DW: If you want to come just for a funny night then that’s fine. Its first success was at the Fringe, so it was written to be independently funny. You can enjoy it on two different levels

HT: It’s not like in its early performances Stoppard was all like ‘you haven’t seen Hamlet? Get out!’

 

Is this a play to be enjoyed, or does its absurd nature prevent the audience from finding it a pleasant experience?

DW: Its’ not like Endgame, which is a distinctly unpleasant and difficult absurdist piece. It’s meant to be funny and enjoyable. We’ve had disagreements over this, but I feel you should empathise with the characters and like them. You shouldn’t leave feeling terrible about your own existence.

HT: It’s like a meringue isn’t it. Looks solid but is actually quite light.

DW: No it’s not. It’s a meringue made of lead. I guess you can eat as a meringue, or eat is as lead though… or eat is as a meringue and have it feel like lead inside you later.

 

Are there any other minor Shakespearean characters that you feel could be explored in the same way?

HT: In theory it could be done with literally anyone. It’s quite appropriate with Rosencrantz & Guildenstern because they’re a double act. I don’t think its chance that he chose Rosencrantz & Guildenstern by chance, but I don’t feel it could only be done with them.

DW: I guess it comes back to the earlier question. The play is not that intrinsically linked to Hamlet. But equally, it says a lot about Shakespeare that you can take his themes, and extend them.

JW: In Shakespeare there are lots of characters who you don’t really find out what has actually happened to them; quite often you just hear that they are dead. Like Mistress Quickly in Henry V, you just hear that she has died. So that gives a bit of scope for development.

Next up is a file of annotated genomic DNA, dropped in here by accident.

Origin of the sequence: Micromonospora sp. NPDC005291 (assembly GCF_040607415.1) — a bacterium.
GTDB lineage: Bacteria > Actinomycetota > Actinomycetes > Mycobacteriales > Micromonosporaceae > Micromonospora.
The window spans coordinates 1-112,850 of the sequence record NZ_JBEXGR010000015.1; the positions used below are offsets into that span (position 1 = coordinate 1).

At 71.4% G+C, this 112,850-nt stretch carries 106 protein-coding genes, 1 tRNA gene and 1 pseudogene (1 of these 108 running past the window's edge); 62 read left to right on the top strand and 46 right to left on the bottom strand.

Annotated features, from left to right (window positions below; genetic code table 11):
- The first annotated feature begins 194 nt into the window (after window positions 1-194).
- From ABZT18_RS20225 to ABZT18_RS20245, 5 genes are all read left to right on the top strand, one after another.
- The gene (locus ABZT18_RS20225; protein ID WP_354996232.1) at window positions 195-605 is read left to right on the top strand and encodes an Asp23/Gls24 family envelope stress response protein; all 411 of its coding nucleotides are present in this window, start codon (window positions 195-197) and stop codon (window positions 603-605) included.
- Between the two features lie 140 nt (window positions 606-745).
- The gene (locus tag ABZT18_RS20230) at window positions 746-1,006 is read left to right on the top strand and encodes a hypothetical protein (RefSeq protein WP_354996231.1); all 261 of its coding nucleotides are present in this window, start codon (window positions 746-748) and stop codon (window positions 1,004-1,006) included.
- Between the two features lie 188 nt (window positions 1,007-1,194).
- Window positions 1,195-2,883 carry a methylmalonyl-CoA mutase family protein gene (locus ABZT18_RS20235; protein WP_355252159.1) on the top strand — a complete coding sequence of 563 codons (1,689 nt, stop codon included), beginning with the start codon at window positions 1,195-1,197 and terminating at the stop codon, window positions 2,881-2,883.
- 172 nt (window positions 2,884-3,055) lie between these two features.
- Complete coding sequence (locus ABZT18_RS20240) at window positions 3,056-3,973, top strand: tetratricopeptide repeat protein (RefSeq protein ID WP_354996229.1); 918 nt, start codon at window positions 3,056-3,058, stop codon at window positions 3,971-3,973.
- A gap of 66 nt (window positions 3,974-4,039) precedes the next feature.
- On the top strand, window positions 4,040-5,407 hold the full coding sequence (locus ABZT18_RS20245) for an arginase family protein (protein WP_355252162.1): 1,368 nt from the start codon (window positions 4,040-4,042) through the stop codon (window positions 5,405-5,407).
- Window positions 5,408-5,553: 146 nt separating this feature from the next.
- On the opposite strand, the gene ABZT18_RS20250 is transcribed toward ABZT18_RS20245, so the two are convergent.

Is there an irony to the theme of determinism, given that the actors are controlled by the script that dictates them?

HT: In a sense, the play is very self-aware. I say that I feel like a spectator at times, and we constantly feel that we part of the action, but also watching the action – very aware of these other forces. There are many levels of determinism here.

DW: I just hope the audience pick up on this irony and laugh the whole way through.

HT: And that they just laugh because we’re hilarious.

 

Will this show epitomize what Durham Theatre is all about, or will it be something we’ve never seen before?

HT: I mean what is Durham theatre all about? I guess in terms of providing excellent student theatre, I hope we fulfill all criteria. I’m not sure that this show has been performed before, so in that sense it is new.

DW: It’s nice that it has a massive cast. It’s a modern play, which is also nice, and it doesn’t get performed too often.

 

Complete the sentence: If you loved ‘………’, you will love ‘Rosencrantz and Guildenstern are Dead’.

HT: If you loved Waiting for Godot probably.

DW: If you love Pinter, if you love classical literature. If you love going out on a Wednesday to Loveshack, then you’ll love this.

HT: If you love life. Infinite possibilities here.

 

Rosencrantz and Guildenstern are Dead, 16th to 18th October, 7.30pm at The Assembly Rooms.

Photograph: Shreyas Murali